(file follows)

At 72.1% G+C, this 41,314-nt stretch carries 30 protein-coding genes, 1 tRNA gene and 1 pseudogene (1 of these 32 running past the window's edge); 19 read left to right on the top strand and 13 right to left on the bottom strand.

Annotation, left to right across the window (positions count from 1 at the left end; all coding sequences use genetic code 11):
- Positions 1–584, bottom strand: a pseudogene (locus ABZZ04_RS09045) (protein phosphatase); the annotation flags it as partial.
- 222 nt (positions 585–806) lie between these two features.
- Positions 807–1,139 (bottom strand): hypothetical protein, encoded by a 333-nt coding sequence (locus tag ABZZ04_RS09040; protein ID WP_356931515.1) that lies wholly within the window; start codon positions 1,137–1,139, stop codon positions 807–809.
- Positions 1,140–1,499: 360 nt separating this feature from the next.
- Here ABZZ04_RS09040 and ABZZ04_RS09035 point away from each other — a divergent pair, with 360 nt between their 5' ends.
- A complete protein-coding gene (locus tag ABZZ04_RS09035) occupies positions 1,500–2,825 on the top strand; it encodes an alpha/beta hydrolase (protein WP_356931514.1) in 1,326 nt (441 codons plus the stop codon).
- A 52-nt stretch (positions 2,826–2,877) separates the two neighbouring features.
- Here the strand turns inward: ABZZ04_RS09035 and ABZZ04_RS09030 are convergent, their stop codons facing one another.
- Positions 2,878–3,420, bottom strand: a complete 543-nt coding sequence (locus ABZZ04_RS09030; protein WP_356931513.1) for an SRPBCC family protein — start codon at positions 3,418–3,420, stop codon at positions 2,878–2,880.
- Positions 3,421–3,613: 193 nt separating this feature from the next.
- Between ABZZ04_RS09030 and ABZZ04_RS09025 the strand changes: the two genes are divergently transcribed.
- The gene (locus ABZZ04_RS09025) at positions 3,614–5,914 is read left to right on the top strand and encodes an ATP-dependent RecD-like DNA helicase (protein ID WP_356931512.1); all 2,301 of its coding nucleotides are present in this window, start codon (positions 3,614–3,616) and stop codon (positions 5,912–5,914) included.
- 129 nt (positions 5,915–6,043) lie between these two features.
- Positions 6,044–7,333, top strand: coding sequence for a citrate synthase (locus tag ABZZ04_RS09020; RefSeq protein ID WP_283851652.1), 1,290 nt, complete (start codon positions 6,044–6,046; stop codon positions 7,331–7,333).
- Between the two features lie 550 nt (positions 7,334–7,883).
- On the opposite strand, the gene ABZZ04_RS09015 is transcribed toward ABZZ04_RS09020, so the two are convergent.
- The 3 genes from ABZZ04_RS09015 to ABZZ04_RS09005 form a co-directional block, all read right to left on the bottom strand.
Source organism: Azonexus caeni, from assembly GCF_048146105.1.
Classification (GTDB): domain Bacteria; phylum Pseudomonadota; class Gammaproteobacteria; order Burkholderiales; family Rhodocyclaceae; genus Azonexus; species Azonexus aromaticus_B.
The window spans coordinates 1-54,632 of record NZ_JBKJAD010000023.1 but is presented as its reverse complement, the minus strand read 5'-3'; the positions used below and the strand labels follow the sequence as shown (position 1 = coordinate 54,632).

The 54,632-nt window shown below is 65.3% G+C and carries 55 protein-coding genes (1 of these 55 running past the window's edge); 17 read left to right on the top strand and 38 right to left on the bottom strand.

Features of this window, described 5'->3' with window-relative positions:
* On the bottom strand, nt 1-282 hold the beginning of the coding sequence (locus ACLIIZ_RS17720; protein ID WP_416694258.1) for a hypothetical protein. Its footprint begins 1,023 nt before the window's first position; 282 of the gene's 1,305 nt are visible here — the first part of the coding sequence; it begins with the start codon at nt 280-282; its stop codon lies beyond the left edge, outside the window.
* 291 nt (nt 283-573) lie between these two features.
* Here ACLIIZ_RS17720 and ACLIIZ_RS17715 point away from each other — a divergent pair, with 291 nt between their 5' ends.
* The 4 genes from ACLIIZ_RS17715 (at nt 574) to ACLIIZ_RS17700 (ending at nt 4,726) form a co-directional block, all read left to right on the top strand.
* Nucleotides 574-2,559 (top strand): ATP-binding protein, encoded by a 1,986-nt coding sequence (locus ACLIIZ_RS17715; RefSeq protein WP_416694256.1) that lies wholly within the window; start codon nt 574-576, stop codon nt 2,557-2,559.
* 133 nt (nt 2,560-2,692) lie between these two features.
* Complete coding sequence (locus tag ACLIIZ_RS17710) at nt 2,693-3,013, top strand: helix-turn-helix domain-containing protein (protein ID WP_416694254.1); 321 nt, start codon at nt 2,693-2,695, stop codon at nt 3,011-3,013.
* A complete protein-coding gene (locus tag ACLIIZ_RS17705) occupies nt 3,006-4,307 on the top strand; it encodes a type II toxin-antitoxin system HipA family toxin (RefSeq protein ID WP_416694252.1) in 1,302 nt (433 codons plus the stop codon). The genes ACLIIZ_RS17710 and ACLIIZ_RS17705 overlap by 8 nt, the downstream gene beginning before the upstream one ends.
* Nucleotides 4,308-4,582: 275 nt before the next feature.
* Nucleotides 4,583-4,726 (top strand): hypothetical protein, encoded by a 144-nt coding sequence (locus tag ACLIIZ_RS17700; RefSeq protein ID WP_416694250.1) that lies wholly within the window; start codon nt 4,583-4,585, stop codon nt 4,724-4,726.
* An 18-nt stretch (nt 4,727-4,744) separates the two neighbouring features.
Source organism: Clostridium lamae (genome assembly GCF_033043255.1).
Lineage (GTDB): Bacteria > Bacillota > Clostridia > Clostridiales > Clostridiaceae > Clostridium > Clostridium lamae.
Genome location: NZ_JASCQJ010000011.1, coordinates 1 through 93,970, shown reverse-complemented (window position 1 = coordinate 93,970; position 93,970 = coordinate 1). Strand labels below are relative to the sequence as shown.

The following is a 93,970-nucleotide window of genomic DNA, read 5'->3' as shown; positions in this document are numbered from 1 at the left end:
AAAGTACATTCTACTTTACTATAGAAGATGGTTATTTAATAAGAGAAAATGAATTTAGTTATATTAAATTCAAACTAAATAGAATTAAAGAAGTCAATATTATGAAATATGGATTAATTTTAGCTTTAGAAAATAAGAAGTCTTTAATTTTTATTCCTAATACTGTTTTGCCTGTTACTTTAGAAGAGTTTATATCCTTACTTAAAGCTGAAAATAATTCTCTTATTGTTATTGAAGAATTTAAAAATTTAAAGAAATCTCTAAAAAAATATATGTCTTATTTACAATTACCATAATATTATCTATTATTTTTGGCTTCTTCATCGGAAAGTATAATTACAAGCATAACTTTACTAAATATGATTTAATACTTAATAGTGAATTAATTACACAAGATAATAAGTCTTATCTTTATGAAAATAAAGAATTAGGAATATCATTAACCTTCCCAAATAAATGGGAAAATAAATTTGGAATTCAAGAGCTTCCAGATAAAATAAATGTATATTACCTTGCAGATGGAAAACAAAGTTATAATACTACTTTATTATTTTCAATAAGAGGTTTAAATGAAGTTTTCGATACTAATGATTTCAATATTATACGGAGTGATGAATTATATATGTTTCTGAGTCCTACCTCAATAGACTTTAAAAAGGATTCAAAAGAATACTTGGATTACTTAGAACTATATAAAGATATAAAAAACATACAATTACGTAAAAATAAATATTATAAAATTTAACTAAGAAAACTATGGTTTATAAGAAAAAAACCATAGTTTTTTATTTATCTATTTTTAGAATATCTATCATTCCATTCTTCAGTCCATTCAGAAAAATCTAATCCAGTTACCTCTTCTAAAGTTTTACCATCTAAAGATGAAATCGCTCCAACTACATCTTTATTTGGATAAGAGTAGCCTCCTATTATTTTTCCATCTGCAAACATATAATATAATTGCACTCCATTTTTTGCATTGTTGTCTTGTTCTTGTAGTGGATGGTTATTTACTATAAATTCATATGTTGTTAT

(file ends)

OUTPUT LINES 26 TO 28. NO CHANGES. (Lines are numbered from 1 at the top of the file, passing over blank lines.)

* 291 nt (nt 283-573) lie between these two features.
* Here ACLIIZ_RS17720 and ACLIIZ_RS17715 point away from each other — a divergent pair, with 291 nt between their 5' ends.
* The 4 genes from ACLIIZ_RS17715 (at nt 574) to ACLIIZ_RS17700 (ending at nt 4,726) form a co-directional block, all read left to right on the top strand.